A dozen of employees at GOME, a Chinese electric appliance retailer, made headlines recently because they were punished for listening to music while working.
When the corporate notice for punishment went viral online, it triggered a debate about whether workers can listen to music or not during work.
Many executives may give an instant negative answer like GOME, but at least one did not – Tesla’s chief, Elon Musk.
“I very much support music in the factory, as well as any little touches that make work more enjoyable,” Musk said in an email to his employees in October.
“Also, ambient music from speakers is also totally cool so long as there is reasonable agreement among your colleagues as to the music choices,” said Musk.
The contrast was made even sharper when 10 of those GOME employees received an administrative punishment, and one outsourced employee was sacked, for doing things “unrelated” to work, such as listening to music and watching videos.
The decision of GOME led to a wave of debate, most of which was against such strict management.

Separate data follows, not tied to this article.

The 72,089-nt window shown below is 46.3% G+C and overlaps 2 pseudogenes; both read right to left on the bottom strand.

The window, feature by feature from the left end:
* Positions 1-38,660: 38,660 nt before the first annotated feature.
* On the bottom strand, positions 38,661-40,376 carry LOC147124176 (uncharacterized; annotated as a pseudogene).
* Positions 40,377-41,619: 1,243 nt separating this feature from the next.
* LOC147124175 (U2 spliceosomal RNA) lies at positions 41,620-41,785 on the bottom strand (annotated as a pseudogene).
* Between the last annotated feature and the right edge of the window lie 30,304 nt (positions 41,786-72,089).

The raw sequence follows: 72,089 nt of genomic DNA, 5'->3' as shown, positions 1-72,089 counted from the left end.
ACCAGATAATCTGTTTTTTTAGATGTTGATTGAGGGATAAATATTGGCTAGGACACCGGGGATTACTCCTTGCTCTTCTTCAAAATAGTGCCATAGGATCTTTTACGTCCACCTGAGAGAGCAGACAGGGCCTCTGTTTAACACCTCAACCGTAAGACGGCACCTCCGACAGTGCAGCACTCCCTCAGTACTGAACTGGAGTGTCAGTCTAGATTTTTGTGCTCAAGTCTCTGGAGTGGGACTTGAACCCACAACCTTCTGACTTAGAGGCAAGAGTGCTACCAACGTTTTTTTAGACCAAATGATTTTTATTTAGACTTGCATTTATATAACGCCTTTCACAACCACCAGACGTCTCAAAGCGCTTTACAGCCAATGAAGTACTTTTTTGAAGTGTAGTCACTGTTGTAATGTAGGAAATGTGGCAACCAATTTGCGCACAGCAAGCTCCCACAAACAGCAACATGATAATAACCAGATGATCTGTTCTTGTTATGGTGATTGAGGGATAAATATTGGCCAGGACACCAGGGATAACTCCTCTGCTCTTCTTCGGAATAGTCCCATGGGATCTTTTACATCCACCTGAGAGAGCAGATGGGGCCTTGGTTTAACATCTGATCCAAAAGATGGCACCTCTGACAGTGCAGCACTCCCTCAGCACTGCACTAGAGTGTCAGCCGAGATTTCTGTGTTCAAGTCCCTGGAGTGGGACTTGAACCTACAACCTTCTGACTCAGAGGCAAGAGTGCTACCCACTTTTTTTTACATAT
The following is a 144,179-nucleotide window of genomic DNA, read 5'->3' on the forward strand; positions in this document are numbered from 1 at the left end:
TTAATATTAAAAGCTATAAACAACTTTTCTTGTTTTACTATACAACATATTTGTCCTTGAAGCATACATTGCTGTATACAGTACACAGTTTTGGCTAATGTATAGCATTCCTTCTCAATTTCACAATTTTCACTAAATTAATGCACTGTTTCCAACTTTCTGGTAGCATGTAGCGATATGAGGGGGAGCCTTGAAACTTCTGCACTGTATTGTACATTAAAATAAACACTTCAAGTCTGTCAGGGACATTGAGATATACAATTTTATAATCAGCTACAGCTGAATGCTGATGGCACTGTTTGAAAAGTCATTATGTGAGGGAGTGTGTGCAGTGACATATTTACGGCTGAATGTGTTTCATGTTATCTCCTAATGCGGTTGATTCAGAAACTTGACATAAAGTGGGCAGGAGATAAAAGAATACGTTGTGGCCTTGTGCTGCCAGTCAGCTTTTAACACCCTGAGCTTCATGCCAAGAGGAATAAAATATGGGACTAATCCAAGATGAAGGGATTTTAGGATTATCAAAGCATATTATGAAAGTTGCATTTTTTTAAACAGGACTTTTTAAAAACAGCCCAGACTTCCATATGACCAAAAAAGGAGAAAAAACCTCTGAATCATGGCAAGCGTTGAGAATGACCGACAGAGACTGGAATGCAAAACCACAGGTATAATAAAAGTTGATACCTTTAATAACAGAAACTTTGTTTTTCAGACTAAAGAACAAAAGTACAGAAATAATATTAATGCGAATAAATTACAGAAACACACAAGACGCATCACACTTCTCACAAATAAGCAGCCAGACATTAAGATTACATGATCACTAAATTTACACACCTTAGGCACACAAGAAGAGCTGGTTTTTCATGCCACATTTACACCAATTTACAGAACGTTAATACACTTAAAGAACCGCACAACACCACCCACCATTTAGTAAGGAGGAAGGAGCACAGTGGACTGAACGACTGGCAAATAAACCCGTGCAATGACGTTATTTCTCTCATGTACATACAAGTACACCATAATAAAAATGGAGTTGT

“We often have to continue working at the end of the day because some superiors required so. Even if sometimes you have finished your task, you need stay longer to make the overtime longer,” a worker from the architectural industry said.
Some employees from the Internet industry complained that their bosses were so concerned about the toilet time they spent that they installed a toilet timer.
“Work-time recreations like listening to music is a way to combat invalid overtime,” one popular online comment said.
But some sympathize with GOME’s boss and founder, Huang Gungyu – who has just returned to GOME after more than 10 years in prison for insider trading and corporate bribery.
He has pledged to restore the company’s glory within 18 months.
GOME responded to the online discussion last week, saying “what those employees did during work hours far exceeded proper recreation and did violate the employee code of conduct. Meanwhile, GOME will investigate the leakage of internal notifications.”